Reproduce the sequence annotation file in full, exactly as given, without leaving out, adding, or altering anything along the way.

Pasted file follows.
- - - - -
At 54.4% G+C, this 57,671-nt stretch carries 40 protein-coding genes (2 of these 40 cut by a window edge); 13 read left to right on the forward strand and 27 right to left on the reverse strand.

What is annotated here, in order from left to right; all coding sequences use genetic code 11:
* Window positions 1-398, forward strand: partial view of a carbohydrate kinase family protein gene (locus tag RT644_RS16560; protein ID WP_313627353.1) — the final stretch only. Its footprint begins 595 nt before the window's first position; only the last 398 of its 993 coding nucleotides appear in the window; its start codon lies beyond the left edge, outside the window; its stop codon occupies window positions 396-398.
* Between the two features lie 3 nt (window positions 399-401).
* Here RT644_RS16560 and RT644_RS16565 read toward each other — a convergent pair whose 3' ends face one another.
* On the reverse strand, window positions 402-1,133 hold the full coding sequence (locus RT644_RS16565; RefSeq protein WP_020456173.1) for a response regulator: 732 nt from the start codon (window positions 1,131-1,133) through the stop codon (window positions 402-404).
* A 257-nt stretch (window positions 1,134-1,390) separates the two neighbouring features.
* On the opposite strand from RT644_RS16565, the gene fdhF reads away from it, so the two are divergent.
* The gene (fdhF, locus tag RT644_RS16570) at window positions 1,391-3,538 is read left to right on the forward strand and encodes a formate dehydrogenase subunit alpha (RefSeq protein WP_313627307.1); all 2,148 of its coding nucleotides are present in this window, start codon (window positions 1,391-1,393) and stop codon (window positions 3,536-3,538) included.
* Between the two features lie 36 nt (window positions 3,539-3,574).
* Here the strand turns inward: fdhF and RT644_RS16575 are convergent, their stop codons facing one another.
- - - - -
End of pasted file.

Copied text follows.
At 54.4% G+C, this 57,671-nt stretch carries 40 protein-coding genes (2 of these 40 cut by a window edge); 13 read left to right on the forward strand and 27 right to left on the reverse strand.

What is annotated here, in order from left to right; all coding sequences use genetic code 11:
* Window positions 1-398, forward strand: partial view of a carbohydrate kinase family protein gene (locus tag RT644_RS16560; protein ID WP_313627353.1) — the final stretch only. Its footprint begins 595 nt before the window's first position; only the last 398 of its 993 coding nucleotides appear in the window; its start codon lies beyond the left edge, outside the window; its stop codon occupies window positions 396-398.
* Between the two features lie 3 nt (window positions 399-401).
* Here RT644_RS16560 and RT644_RS16565 read toward each other — a convergent pair whose 3' ends face one another.
* On the reverse strand, window positions 402-1,133 hold the full coding sequence (locus RT644_RS16565; RefSeq protein WP_020456173.1) for a response regulator: 732 nt from the start codon (window positions 1,131-1,133) through the stop codon (window positions 402-404).
* A 257-nt stretch (window positions 1,134-1,390) separates the two neighbouring features.
* On the opposite strand from RT644_RS16565, the gene fdhF reads away from it, so the two are divergent.
* The gene (fdhF, locus tag RT644_RS16570) at window positions 1,391-3,538 is read left to right on the forward strand and encodes a formate dehydrogenase subunit alpha (RefSeq protein WP_313627307.1); all 2,148 of its coding nucleotides are present in this window, start codon (window positions 1,391-1,393) and stop codon (window positions 3,536-3,538) included.
* Between the two features lie 36 nt (window positions 3,539-3,574).
* Here the strand turns inward: fdhF and RT644_RS16575 are convergent, their stop codons facing one another.